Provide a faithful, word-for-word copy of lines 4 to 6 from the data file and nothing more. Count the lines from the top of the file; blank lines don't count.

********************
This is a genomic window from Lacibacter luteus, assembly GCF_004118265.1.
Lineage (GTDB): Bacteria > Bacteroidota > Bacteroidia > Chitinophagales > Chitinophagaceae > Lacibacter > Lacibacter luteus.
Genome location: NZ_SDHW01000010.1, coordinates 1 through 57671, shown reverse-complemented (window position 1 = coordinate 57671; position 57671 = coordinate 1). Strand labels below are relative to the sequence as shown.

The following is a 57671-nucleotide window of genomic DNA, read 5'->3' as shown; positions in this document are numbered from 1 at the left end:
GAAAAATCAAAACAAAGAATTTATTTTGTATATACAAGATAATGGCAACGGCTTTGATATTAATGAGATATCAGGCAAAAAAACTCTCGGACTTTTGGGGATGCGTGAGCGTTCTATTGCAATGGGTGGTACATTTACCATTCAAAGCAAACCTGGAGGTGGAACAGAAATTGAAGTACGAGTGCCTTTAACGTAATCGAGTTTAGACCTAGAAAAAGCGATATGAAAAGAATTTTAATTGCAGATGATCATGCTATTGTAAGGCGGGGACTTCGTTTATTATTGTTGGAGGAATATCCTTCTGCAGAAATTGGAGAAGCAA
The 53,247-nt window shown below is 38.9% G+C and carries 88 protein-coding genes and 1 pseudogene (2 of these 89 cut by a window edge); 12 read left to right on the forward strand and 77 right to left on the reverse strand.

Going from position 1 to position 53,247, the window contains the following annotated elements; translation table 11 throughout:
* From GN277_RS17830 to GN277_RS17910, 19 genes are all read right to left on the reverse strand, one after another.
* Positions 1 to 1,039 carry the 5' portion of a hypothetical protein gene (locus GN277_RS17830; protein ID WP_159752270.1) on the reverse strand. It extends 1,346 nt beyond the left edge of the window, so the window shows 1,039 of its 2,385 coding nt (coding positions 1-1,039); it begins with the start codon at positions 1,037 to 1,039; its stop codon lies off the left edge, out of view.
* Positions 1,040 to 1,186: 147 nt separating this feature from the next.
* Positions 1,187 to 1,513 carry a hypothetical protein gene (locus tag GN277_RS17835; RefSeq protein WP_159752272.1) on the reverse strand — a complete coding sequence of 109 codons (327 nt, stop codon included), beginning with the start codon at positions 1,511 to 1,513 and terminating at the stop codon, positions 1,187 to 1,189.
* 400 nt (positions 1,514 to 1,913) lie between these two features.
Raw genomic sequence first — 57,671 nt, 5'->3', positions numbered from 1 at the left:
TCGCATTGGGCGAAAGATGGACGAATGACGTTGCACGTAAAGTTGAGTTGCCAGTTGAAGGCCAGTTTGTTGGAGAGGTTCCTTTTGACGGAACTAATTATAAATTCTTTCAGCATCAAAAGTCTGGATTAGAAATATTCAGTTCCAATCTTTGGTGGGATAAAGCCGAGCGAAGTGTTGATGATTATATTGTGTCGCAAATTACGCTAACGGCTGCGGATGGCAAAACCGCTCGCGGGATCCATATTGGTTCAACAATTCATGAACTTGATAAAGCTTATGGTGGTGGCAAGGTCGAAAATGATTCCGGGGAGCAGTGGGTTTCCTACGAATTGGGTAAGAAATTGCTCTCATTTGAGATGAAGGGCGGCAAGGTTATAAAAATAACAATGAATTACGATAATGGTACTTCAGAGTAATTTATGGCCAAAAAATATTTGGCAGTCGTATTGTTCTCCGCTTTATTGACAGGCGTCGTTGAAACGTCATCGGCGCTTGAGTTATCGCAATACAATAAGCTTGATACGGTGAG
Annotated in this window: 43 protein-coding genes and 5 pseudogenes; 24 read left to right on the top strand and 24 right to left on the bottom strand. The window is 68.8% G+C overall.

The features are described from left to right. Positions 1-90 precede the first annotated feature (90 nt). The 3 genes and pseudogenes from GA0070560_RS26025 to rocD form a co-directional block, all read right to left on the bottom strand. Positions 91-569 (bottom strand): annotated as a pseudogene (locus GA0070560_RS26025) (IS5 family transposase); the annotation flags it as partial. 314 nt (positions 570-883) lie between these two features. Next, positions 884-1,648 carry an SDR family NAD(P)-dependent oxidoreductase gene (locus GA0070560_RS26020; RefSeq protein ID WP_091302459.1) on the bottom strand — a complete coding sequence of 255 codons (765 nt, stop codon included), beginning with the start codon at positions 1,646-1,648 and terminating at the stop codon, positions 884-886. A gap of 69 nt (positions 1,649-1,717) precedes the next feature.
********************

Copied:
The following is a 57671-nucleotide window of genomic DNA, read 5'->3' as shown; positions in this document are numbered from 1 at the left end:
GAAAAATCAAAACAAAGAATTTATTTTGTATATACAAGATAATGGCAACGGCTTTGATATTAATGAGATATCAGGCAAAAAAACTCTCGGACTTTTGGGGATGCGTGAGCGTTCTATTGCAATGGGTGGTACATTTACCATTCAAAGCAAACCTGGAGGTGGAACAGAAATTGAAGTACGAGTGCCTTTAACGTAATCGAGTTTAGACCTAGAAAAAGCGATATGAAAAGAATTTTAATTGCAGATGATCATGCTATTGTAAGGCGGGGACTTCGTTTATTATTGTTGGAGGAATATCCTTCTGCAGAAATTGGAGAAGCAA
The 53,247-nt window shown below is 38.9% G+C and carries 88 protein-coding genes and 1 pseudogene (2 of these 89 cut by a window edge); 12 read left to right on the forward strand and 77 right to left on the reverse strand.